Sunday, October 27, 2013
October 27 - Theodore Roosevelt, Jr.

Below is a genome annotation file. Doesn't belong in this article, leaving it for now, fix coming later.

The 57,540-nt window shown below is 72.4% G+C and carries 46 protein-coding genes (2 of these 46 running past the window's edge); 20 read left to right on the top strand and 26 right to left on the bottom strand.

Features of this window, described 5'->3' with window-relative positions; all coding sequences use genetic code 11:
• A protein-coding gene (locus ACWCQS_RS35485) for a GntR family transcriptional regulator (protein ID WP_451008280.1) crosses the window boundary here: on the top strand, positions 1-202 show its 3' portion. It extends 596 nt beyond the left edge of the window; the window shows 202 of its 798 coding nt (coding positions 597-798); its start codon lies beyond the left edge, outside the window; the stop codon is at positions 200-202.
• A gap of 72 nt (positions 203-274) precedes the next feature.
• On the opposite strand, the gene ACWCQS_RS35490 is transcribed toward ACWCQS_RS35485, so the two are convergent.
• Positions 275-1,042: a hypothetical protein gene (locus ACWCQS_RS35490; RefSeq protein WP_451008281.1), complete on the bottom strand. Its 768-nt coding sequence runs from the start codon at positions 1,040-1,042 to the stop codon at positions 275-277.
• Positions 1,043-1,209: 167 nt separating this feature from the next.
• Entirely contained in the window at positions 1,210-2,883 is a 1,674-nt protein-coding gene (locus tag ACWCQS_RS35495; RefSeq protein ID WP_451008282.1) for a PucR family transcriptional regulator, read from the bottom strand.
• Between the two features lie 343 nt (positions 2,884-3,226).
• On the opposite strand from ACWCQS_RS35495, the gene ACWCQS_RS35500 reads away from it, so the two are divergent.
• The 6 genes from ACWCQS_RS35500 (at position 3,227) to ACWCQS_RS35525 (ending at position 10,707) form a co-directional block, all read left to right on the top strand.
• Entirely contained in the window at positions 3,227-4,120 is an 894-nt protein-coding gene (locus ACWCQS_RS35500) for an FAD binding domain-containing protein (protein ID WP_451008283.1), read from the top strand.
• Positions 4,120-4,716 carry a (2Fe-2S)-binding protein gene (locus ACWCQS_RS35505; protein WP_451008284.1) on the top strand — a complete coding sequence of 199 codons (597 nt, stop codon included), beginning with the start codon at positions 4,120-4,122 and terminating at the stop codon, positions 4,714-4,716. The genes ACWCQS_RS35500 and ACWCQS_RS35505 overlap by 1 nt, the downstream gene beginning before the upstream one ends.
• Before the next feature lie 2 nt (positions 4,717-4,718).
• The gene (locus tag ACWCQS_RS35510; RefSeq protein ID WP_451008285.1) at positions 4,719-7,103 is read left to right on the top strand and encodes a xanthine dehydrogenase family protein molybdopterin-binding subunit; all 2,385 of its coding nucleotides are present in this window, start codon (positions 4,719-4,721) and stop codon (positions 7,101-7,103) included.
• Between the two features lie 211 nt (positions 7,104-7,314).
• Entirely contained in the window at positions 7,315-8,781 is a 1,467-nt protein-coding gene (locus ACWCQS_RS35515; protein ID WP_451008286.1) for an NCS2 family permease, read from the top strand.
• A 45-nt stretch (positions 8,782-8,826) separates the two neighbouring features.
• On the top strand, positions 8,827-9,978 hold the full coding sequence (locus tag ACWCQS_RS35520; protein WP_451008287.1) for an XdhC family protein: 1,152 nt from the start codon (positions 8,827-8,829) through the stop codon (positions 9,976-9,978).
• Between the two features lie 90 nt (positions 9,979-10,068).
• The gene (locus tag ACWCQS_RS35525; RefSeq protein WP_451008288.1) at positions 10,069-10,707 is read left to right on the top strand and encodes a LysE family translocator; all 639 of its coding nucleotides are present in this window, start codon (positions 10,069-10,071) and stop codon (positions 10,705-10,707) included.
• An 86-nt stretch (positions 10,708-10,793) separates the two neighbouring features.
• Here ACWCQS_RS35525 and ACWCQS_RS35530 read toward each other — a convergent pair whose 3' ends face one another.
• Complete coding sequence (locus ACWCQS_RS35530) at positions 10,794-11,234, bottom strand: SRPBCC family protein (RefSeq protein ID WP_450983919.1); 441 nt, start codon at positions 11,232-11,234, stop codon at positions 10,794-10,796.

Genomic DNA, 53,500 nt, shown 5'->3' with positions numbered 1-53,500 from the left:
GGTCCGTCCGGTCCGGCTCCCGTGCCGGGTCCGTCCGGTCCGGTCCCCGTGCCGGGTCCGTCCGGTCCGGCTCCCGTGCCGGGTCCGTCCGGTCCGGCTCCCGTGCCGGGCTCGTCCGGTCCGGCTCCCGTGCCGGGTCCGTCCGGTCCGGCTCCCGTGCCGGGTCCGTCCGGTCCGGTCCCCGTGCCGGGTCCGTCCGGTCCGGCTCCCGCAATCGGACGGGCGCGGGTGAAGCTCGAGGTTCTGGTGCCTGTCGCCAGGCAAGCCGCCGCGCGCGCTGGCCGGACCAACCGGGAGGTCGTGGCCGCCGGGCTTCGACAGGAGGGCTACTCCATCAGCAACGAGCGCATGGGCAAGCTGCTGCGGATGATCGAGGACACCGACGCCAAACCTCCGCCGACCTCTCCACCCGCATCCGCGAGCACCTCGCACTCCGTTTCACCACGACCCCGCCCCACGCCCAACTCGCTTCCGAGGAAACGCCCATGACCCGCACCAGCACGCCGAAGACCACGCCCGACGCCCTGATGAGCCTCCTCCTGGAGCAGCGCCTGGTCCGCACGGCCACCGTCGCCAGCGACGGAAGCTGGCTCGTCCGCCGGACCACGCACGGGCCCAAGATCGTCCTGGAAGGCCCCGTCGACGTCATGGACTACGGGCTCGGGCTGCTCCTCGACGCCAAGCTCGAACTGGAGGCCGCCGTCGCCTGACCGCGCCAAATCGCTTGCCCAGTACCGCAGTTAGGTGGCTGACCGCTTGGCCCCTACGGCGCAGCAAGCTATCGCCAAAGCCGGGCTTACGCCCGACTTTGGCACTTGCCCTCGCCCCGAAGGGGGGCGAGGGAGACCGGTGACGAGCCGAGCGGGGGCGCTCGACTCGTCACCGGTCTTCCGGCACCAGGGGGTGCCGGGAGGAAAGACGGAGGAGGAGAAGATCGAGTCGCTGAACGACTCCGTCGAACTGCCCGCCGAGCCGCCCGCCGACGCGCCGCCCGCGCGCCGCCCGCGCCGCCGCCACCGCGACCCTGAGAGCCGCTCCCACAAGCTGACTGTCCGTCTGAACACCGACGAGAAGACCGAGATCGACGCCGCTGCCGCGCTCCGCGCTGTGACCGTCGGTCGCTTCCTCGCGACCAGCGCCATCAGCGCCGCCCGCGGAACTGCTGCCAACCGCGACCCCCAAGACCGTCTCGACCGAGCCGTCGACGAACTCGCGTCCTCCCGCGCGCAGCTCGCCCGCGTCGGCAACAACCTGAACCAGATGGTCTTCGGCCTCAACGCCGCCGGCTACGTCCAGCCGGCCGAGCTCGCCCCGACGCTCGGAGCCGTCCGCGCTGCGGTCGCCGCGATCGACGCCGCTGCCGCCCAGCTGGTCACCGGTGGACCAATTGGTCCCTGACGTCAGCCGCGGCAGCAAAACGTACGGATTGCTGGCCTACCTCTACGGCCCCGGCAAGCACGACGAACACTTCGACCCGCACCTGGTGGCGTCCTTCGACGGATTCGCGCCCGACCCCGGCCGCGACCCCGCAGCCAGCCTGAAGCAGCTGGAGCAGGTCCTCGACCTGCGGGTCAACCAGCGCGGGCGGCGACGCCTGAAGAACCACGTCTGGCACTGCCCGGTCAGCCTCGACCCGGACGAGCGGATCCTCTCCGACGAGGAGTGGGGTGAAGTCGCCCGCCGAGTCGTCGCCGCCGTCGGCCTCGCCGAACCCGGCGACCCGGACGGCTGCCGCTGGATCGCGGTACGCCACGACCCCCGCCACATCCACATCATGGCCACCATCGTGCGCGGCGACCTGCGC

155 years ago: Theodore "T.R." Roosevelt, Jr., who was elected the 26th President of the United States in 1901, was born on October 27, 1858, in New York, NY. His father was a philanthropist, his mother a socialite. An asthmatic, he had to sleep propped up in bed or in a chair in his youth. Although frequently ill, he was a hyperactive hellion. During his life, Roosevelt wrote 18 books, including his Autobiography, The Rough Riders and a four-volume The Winning of the West. The Teddy bear is named for him, but he deeply disliked the name “Teddy” and was unafraid to let people know it. He deplored the use of the phrase "In God We Trust" on U.S. currency, writing that "It seems to me eminently unwise to cheapen such a motto by use on coins, just as it would be to cheapen it by use on postage stamps, or in advertisements." He often skinny-dipped in the Potomac and pursued strenuous exercise, including boxing. But he discontinued sparring when a blow to his left eye while President detached his retina and left him blind in that eye – a fact that was concealed for years.